Singapore’s GDP is slated to contract between 4.5% and 5.5% year-on-year in the ongoing 3Q2020 which ends on September 30, CGS-CIMB Securities estimates.

This is “weaker than our initial forecast of a 3.5% decline [and is] based on a diet of data that has already been released for July and August,” explain economists Michelle Chia and Lim Yee Ping in a September 28 note.

For instance, Singapore’s manufacturing activity staged a surprising 13.7% year-on-year rebound in August, from a 7.6% contraction seen the previous month. 

See: Singapore's factory output surprises with 13.7% increase in August

Chia and Lim say this came from heightened demand for semiconductors due to the recovery in global economic activity and stockpiling ahead of the ban imposed by the US on suppliers of key components to Huawei on September 15.

September 15 marks the date from which the Chinese tech company stopped making its flagship Kirin chipsets – key components in mobile phones - due to pressures from the US on Huawei’s suppliers. 

Another interesting cluster was land transport which saw a 9.3% year-on-year surge in production after a four-month streak of contractions.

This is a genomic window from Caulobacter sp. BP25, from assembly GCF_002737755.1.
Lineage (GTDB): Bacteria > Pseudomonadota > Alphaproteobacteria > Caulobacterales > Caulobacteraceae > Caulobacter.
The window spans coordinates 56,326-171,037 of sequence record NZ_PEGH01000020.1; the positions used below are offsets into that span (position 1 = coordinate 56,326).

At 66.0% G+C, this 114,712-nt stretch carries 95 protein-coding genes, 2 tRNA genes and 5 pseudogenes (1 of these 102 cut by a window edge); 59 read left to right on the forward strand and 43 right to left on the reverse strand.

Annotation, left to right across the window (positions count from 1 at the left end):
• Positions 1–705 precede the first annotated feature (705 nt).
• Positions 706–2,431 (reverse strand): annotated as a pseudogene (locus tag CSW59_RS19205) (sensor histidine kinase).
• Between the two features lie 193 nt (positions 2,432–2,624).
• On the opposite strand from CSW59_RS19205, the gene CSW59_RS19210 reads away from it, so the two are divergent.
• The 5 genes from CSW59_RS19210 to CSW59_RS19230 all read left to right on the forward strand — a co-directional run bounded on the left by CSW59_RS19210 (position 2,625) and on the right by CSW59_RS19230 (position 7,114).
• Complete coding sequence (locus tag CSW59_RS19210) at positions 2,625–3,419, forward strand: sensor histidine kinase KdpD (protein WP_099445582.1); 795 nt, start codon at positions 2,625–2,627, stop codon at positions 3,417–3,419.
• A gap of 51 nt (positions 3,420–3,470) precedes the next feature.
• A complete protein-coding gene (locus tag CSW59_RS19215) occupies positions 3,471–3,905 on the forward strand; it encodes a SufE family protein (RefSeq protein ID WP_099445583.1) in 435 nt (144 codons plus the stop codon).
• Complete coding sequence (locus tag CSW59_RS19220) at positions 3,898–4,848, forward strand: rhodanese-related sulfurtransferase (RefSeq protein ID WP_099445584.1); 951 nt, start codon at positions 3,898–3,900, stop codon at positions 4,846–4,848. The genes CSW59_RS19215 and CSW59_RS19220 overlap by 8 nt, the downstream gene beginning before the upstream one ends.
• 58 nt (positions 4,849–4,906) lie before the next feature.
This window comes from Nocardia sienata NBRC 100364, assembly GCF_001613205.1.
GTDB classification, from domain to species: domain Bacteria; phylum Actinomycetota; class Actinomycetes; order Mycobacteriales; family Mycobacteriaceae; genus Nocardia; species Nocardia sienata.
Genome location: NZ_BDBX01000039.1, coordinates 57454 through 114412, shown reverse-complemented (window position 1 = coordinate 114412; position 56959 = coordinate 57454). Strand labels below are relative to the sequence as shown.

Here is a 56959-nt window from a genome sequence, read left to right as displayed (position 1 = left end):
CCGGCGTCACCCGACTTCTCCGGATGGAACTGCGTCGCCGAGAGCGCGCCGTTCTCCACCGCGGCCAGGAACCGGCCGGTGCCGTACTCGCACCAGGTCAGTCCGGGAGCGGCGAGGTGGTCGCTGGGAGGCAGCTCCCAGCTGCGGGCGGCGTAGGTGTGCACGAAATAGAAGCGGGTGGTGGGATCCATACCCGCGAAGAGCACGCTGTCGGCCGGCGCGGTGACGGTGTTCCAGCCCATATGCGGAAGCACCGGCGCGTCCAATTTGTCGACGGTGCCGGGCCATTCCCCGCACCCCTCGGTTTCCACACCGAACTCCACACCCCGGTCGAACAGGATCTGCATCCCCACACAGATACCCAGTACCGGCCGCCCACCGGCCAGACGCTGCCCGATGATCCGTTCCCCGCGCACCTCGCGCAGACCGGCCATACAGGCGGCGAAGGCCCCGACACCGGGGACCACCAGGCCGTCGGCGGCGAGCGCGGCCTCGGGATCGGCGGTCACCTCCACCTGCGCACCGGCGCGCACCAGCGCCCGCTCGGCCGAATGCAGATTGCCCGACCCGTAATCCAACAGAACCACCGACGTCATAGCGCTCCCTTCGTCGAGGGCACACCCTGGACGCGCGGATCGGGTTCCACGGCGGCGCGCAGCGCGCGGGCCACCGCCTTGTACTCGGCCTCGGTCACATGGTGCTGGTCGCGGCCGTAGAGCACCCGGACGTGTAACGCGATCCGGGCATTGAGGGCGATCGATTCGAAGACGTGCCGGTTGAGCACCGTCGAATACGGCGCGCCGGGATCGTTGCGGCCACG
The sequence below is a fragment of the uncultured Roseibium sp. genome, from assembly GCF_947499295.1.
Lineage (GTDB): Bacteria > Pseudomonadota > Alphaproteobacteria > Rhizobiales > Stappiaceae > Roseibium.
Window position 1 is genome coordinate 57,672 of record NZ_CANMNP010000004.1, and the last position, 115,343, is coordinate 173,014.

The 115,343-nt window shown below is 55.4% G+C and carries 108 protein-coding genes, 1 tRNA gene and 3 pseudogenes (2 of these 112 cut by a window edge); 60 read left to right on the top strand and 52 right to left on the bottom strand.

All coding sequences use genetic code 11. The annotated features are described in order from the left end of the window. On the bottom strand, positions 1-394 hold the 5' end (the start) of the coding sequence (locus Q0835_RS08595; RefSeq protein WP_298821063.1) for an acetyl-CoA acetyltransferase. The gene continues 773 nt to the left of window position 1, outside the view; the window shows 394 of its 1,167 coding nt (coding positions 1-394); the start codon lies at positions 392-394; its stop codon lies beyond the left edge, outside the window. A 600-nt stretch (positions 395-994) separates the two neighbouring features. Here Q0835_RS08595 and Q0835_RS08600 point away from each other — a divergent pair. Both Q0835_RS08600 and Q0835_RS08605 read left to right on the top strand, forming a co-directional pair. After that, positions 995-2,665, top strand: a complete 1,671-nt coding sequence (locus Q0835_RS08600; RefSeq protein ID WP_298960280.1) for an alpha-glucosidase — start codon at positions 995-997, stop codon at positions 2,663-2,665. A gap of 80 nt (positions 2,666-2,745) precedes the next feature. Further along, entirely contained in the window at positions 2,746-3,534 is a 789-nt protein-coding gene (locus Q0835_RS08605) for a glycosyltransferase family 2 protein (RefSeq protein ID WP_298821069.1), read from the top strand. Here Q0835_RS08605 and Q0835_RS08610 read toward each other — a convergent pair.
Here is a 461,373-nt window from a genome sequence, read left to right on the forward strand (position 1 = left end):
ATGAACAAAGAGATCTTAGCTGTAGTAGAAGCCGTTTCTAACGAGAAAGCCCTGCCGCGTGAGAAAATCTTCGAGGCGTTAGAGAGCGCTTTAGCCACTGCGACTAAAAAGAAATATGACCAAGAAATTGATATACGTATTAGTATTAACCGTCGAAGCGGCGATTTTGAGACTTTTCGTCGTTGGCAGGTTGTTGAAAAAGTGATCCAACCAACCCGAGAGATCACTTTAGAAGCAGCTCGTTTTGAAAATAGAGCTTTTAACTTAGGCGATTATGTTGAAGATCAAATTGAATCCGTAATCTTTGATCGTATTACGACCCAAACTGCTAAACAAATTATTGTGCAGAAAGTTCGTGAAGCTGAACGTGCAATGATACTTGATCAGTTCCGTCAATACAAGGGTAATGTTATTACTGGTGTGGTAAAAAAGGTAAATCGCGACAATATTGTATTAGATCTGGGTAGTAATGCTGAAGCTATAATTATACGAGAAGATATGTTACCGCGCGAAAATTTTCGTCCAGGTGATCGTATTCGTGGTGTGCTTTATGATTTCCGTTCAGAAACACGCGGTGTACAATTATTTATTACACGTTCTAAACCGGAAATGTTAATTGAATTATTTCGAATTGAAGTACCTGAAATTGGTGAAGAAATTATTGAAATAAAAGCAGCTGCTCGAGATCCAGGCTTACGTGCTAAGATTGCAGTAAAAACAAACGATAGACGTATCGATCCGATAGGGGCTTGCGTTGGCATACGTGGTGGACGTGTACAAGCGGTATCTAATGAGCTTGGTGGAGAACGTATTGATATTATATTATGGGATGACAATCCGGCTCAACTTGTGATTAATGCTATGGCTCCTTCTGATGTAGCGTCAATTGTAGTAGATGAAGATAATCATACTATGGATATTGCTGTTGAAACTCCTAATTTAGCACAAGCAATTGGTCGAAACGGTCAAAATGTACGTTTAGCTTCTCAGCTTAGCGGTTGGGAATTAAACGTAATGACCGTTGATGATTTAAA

Chia and Lim attribute this to the resumption of infrastructure projects such as construction works of MRT lines.

The duo expect manufacturing “to make further inroads into recovery,” but caution an “unevenness in the factory outlook”.

Meanwhile, Chia and Lim point out bright spots in Singapore’s retail sales which rose by 27.4% month-on-month in July – the first full month since the start of the phase 2 measures which allowed for in-person dining at restaurants and the re-opening of most stores.

See: Singapore's retail sales remains in the red in first full month after circuit breaker

“Sharp sequential gains were recorded at department stores while pent-up demand for discretionary goods drove purchases of apparel, watches & jewellery, household equipment & furniture, recreational goods, and computer & telecommunication equipment,” say the economists.

And while the metric has improved from the average logged in 1Q2020, it is still 8-10% below the 2019 average.

“We expect further advances following the government’s decision to ease safe distancing rules and allow more activities to resume,” say Chia and Lim.

These activities include allowing employees to return to working at offices from September 28, and giving out $100 in SingapoRediscovers vouchers to Singaporeans aged 18 and above to buoy spending in local tourism.

Still these measures may not be enough to lift the retail sales metric into positive terrain. 

“We think a small deficit in retail sales is likely to persist in 2H20 due to the downturn in international tourist arrivals,” observe Lim and Chia.